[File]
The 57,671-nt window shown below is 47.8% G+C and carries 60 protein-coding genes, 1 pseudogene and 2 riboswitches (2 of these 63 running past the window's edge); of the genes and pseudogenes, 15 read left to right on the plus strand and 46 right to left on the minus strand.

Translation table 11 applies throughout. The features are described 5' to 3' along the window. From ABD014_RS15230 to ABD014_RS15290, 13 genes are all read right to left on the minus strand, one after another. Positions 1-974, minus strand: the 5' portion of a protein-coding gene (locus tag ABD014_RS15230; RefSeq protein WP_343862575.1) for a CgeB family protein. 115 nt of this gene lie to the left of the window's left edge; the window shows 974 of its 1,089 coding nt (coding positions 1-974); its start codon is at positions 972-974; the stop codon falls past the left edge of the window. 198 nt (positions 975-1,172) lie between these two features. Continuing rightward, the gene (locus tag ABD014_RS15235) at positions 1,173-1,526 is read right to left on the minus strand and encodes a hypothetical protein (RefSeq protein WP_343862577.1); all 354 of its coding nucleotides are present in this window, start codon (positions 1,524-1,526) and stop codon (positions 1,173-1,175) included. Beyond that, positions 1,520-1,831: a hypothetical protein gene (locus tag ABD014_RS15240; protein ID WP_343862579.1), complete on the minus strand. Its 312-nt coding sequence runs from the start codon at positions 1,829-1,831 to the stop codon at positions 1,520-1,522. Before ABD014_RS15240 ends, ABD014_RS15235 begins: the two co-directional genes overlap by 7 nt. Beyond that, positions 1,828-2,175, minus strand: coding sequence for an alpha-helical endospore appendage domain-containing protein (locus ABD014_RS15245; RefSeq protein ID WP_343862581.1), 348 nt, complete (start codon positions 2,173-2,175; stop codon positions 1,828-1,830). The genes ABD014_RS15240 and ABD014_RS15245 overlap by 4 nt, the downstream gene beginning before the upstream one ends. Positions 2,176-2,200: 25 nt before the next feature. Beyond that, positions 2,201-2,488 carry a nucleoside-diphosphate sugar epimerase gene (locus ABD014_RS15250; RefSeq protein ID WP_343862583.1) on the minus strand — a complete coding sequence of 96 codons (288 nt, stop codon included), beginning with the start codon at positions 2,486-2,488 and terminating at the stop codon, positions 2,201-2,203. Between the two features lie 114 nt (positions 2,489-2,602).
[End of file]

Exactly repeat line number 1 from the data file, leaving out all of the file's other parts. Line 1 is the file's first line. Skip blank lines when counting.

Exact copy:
The 57,671-nt window shown below is 47.8% G+C and carries 60 protein-coding genes, 1 pseudogene and 2 riboswitches (2 of these 63 running past the window's edge); of the genes and pseudogenes, 15 read left to right on the plus strand and 46 right to left on the minus strand.